But I will harden Pharaoh’s heart, that I may multiply My signs and marvels in the land of Egypt (Exodus 7:3).

This is one of ten references in this portion to either God hardening Pharaoh’s heart or Pharaoh himself hardening his heart. The rabbis taught that God was destined to harden Pharaoh’s heart to punish him for the 400 years of cruel bondage he imposed on the Israelites. Rashi points out that in response to five plagues, the scripture says, “Pharaoh’s heart was hardened,” and not, God hardened Pharaoh’s heart. Pharaoh’s heart was hardened by his own stubbornness.

S’forno (Ovadia ben Jacob Sforno was an Italian rabbi, Biblical commentator, philosopher and physician. He was born at Cesena about 1475 and died at Bologna in 1550) taught that God did not want Pharaoh to let the Israelites go simply because he could not stand the plagues. Pharaoh had to let the people go for the right reasons. His heart was hardened to withstand the onslaught of the plagues and to witness the marvels of God. God wanted this witnessing to lead him to repent on his own. S’forno tells us God also wanted the Israelites to witness the plagues to become convinced of God’s strength and special love for them.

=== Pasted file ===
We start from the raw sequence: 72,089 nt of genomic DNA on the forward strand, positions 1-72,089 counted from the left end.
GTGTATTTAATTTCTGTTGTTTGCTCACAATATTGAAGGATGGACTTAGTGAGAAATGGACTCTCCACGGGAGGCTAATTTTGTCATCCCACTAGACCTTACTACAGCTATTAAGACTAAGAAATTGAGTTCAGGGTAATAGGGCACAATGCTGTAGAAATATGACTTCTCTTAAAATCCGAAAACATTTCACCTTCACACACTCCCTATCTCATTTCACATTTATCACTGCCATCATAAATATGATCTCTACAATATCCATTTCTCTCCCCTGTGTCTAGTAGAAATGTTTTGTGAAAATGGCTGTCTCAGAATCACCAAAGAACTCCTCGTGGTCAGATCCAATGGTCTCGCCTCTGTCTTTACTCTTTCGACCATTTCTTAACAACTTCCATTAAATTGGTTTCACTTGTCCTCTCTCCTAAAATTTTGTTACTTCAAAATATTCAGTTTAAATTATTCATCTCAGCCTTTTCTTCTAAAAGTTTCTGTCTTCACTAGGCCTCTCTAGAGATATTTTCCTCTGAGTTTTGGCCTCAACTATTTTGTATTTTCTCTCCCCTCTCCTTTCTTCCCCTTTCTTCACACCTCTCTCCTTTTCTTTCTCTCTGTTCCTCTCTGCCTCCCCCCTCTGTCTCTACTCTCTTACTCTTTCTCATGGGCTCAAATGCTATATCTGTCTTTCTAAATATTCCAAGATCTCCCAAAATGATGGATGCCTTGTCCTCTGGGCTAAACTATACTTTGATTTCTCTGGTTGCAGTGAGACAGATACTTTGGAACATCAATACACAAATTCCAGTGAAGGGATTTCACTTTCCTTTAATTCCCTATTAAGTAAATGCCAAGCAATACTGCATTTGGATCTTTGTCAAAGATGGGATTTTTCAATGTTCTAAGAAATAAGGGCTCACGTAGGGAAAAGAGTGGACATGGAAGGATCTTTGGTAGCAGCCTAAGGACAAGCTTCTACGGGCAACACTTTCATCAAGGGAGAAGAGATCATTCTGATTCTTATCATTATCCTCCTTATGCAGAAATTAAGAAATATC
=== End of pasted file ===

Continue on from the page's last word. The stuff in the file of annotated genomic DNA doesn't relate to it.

No one would ever genuinely refer to themselves as stubborn. If they do at all, it’s because someone important to them has called them that, and they feel guilty that they can’t please this person whom they care for. Just because I won’t budge doesn’t make me stubborn. It just means I’m satisfied with my position.

If you’ve made a lucid, understandable, argument that genuinely shows how I’ll benefit by changing, and I still won’t yield, then it could be that I’m a passive-aggressive, narcissistic, control freak, who always has to have it my way; but I’m still not stubborn. 🙂